Insights into Thermonastic Leaf Movements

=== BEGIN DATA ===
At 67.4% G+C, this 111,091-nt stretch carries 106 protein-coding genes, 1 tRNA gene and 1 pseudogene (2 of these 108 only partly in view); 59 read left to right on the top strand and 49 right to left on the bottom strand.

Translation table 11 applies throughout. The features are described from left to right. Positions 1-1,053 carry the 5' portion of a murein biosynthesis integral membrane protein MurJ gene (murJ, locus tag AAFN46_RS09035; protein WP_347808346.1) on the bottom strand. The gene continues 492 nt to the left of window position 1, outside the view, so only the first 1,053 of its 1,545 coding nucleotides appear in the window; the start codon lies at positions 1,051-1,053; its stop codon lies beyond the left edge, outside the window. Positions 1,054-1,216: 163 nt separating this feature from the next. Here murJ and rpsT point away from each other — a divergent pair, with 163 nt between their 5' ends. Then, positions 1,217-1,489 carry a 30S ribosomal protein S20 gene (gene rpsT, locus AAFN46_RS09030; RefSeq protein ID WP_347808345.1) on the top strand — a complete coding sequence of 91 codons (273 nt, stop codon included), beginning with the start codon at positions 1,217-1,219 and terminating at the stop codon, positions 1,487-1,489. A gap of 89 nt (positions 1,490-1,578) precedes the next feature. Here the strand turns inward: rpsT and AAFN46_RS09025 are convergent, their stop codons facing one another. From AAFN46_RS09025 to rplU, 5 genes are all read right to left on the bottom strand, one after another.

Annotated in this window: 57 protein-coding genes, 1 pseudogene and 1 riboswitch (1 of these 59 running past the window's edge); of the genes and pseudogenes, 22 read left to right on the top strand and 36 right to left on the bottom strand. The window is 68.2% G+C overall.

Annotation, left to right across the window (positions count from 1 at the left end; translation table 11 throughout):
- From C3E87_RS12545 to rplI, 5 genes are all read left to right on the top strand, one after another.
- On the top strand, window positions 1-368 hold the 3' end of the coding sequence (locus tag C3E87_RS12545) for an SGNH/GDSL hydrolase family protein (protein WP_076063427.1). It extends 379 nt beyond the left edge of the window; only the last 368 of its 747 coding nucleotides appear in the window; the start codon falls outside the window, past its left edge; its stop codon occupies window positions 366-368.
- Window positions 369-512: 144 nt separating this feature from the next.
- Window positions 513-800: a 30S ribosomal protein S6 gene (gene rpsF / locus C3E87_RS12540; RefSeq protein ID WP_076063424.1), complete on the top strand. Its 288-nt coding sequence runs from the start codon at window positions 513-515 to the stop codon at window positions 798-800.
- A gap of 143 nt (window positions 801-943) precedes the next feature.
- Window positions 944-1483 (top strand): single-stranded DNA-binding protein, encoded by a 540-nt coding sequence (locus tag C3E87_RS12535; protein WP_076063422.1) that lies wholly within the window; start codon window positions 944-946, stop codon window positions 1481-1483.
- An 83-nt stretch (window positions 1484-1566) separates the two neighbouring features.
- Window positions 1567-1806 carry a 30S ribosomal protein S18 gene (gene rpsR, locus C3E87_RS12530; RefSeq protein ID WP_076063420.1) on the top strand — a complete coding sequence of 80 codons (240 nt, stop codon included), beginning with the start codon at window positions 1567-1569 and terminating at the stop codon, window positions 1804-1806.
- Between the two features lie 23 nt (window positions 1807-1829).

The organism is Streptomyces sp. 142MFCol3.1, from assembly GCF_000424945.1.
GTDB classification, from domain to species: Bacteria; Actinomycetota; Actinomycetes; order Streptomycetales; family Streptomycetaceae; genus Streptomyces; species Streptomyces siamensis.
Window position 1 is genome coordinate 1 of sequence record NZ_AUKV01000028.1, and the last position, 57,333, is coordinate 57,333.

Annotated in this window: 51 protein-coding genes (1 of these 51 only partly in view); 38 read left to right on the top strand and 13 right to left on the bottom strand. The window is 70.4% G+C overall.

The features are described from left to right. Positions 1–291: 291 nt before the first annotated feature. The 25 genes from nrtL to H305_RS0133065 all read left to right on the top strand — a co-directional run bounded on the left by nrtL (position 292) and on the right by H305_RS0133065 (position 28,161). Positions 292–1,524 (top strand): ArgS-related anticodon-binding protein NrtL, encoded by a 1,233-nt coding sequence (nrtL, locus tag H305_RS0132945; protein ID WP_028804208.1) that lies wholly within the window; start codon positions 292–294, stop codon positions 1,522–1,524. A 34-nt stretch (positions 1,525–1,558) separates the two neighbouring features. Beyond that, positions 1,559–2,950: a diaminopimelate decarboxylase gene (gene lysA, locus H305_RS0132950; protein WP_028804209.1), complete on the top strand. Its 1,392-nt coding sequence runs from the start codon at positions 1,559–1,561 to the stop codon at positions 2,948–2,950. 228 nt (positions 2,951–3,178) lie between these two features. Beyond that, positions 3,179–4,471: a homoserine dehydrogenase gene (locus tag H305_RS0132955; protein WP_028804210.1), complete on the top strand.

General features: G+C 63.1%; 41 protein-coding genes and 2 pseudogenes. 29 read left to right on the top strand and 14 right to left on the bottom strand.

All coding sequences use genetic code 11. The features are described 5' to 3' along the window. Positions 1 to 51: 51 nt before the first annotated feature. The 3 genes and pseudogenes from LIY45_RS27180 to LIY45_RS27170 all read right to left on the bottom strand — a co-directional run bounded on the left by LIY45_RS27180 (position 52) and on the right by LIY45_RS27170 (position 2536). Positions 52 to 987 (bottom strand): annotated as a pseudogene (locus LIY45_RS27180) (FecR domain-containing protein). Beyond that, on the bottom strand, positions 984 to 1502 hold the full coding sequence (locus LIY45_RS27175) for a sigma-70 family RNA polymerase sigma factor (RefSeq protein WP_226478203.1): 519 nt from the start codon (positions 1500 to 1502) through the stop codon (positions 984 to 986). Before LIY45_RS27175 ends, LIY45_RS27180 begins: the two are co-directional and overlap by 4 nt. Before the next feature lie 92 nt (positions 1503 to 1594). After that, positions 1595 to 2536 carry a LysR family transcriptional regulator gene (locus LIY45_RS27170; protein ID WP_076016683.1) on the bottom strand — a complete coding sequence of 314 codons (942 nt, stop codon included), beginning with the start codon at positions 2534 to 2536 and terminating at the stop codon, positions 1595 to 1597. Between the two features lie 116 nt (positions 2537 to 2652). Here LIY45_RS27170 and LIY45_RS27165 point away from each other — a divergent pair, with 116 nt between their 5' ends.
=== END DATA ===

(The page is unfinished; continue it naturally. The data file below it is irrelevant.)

Many plant species actively reorient their organs in response to dynamic environmental conditions. Petiole hyponasty is an upward movement of petioles driven by a higher rate of cell expansion on the lower (abaxial) compared with the upper (adaxial) side. Hyponasty is common among rosette species facing environmental stresses such as flooding, proximity of neighbors or elevated ambient temperature.  Thermally induced nastic leaf behaviors are termed leaf thermonasty and may play a role in protecting heat-sensitive tissues from the radiant heat of the soil surface. Park et al. (10.1104/pp.19.00139) demonstrate that a developmentally regulated polarity of auxin flow underlies thermonasty in Arabidopsis (Arabidopsis thaliana). Under warm conditions, the transcription factor PHYTOCHROME-INTERACTING FACTOR4 (PIF4) stimulates auxin production in the leaf. This results in the accumulation of auxin in leaf petioles, where PIF4 directly activates a gene encoding the PINOID (PID) protein kinase. PID is involved in polarization of the auxin transporter PIN-FORMED3 to the outer membranes of petiole cells. The leaf polarity-determining ASYMMETRIC LEAVES1 (AS1) directs the induction of PID to occur predominantly in the abaxial petiole region. These observations indicate that the integration of PIF4-mediated auxin biosynthesis and polar transport, and the AS1-mediated developmental shaping of polar auxin flow, coordinate leaf thermonasty, which facilitates leaf cooling in warm environments.